I photographed this Four-banded flower bee Anthophora quadrimaculata during a weekend bee workshop run by Steven Falk, author of the recently published Field Guide to the Bees of Great Britain and Ireland. I think it shows the diagnostic bluey-grey eyes rather well. The course was just one of many hosted by Sallyann Spence at Berrycroft Hub on a working farm just north of Swindon at Ashbury on the Wiltshire/Oxfordshire border. I must say I thoroughly enjoyed it, excellent company, good weather and we even got driven up onto the downs in a 1977 Daimler Pinzgauer high-mobility all-terrain 6WD ex-Swiss army military utility vehicle… what’s not to like? Read more
Posts from the ‘Hymenoptera’ Category
My favourite bumblebee at the moment is also our commonest, the Common Carder Bee Bombus pascuorum. The photo above shows a particularly handsome, well-marked, somewhat foxy-looking male. Male bees can be handled safely in the field, like this, if held very gently, but if you are in any doubt as to the sex, don’t do it.
This is a species that can vary enormously in appearance and size, in all castes, with some female workers being very tiny indeed. For me this is part of the fascination. Pale-haired specimens can be confused with the rarer carders B. humilis or B. muscorum and may need determining (particularly males) using genitalia extraction. To get to species (useful if you are collecting scientific data) its often necessary to key out a specimen under a stereomicroscope.
For a while now I’ve been thinking I really ought to focus on one group of insects. I really love beetles, Coleoptera, but I don’t find as many as I should. It seems of late that the Hymenoptera (Bees, Ants and Wasps) seem to have chosen me, especially the Bees. This is partially due to where I live, right on the edge of Salisbury Plain – a huge open area of ancient flower-rich grassland and the fact that the Plain holds some particularly rare examples like the Shrill Carder Bee Bombus sylvarum, the Armed Nomad Bee, Nomada armata and the Sainfoin Bee Melitta dimidiata.
But it’s a tough group and as indicated earlier a lot of bees aren’t identifiable beyond family in the field.
Yet in many respects identifying bees, at least in the UK, has just got a tiny bit easier with the long-awaited publication of a Field Guide to the Bees of Great Britain and Ireland by Steven Falk and Illustrated by Richard Lewington. This is the first major work on bees since The Hymenoptera Aculeate of the British Islands by Edward Saunders in 1896.
More info about naturalist Steven Falk and his new book here.
It’s been many months since I last posted. One Monday morning I went in to work to find that someone higher up the food chain had decided to close our department – I’m now working freelance. Inevitably time has been short while I focus on my new enterprise (it’s gone rather well so far) but I have made time to continue to lead my monthly Beewalks on Salisbury Plain in Areas 15 on behalf of the Bumblebee Conservation Trust.
Although the Shrill Carder Bee Bombus sylvarum has remained elusive we have encountered another rare bumblebee. From July we started observing specimens of what at first glance looked to be small Bombus terrestris or Bombus lucorum female workers but… the first yellow band on the thorax was just a little bit too lemony and the tail although predominantly white had a peachey tinge separating it from the black. Thinking it might be the Broken-belted Bumblebee Bombus Soroeensis we took photos (see photo of male above) and posted these onto the BWARS (Bees, Wasps and Ants Recording Society) Facebook page but at best the overall consensus was ‘possibly’.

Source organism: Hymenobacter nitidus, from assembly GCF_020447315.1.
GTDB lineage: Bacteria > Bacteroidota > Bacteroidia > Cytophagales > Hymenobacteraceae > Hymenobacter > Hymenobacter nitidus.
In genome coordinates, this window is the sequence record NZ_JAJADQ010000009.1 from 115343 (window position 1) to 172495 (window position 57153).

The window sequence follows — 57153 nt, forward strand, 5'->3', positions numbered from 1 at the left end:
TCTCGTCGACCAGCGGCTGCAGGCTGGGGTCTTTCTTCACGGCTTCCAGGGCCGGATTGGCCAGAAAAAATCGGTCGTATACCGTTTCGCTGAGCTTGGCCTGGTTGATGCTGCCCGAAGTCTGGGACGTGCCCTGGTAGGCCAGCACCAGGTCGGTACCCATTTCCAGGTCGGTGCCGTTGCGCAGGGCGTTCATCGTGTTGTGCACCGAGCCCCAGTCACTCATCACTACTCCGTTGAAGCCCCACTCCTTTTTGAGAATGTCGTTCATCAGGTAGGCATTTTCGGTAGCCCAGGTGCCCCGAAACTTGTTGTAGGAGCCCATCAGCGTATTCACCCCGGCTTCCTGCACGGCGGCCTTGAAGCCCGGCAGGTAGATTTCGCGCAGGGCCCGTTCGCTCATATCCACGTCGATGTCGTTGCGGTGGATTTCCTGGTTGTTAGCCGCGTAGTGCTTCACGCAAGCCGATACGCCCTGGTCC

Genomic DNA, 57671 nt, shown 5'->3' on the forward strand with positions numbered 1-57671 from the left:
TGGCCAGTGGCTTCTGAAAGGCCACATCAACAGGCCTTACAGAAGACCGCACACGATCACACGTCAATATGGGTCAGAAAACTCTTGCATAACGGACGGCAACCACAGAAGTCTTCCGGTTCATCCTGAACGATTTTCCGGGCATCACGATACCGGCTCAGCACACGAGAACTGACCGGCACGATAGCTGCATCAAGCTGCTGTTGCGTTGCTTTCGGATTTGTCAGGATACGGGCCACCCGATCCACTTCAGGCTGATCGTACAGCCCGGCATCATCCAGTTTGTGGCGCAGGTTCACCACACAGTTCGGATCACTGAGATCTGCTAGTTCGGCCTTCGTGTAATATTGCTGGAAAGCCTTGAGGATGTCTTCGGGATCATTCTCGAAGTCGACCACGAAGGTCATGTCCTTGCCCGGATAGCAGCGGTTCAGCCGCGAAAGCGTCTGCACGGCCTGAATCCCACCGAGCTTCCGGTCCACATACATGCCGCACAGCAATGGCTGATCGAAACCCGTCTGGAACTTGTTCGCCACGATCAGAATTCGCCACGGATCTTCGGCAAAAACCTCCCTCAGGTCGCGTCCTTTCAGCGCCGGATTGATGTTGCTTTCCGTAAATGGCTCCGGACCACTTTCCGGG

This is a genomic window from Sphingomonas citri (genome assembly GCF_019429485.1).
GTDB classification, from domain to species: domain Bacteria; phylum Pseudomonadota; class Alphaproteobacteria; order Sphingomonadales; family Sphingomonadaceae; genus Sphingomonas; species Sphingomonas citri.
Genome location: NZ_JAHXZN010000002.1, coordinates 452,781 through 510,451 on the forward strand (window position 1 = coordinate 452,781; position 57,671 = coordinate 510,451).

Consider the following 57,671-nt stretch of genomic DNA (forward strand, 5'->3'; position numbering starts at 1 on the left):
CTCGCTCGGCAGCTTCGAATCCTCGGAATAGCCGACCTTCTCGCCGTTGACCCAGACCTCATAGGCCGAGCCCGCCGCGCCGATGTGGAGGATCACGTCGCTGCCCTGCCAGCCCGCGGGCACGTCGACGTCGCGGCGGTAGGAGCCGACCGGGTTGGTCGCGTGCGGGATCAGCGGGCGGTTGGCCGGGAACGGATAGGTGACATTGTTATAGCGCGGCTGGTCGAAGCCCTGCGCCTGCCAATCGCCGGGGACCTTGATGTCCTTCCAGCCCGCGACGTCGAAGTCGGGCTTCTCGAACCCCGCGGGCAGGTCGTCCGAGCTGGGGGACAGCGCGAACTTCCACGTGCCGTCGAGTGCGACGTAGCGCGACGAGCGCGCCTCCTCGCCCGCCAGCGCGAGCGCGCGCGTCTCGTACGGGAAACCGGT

On my next encounter, to get a positive determination, I kept a specimen so I could look at it in more detail under my stereomicroscope and key it out. I also allowed Marc Taylor who’d joined us for the day to take a specimen and after he’d examined the sting sheath confirmed he thought it was soroeensis. (Marc is a much more experienced amateur entomologist than I, particularly in regard to things like dissection). I was pretty sure it was too as features on the mandibles and antenna looked good but as I was coincidentally visiting the Natural History Museum in London the very next day I had the good fortune to get David Notton, Head Curator, Hymenoptera, to take a look and he confirmed it was indeed soroeensis. After a celebratory skip, hop and jump I agreed to donate my specimen to the museum for DNA research as the NHM has very few specimens from Salisbury Plain.
It’s rather scarce outside of Scotland and until fairly recently Salisbury Plain in Wiltshire was thought to have the only population of this species in southern England (although new records have come in from the Dungeness area where it was previously unrecorded). Most records from the Plain have come from further East around the Bulford area and we do not appear to have any records this far West in the Centre. But according to George Else who has been recording bees on the Plain since the early 80s ‘it is is very widely distributed over the Plain and locally abundant in a number of locations.’ I’m sure he’s right, it may just be that due to the difficulty in identifying it in the field it is simply under-recorded.
In regard to the photo, that must be a bit of a rarity too as the bumblebee (now confirmed as a male, B. soroeensis) is nectaring on Tuberous Thistle Cirsium tuberosum an even rarer perennial only found in one other location outside Wiltshire. The good news is this year we’ve found good numbers of Tuberous Thistle in Area 15.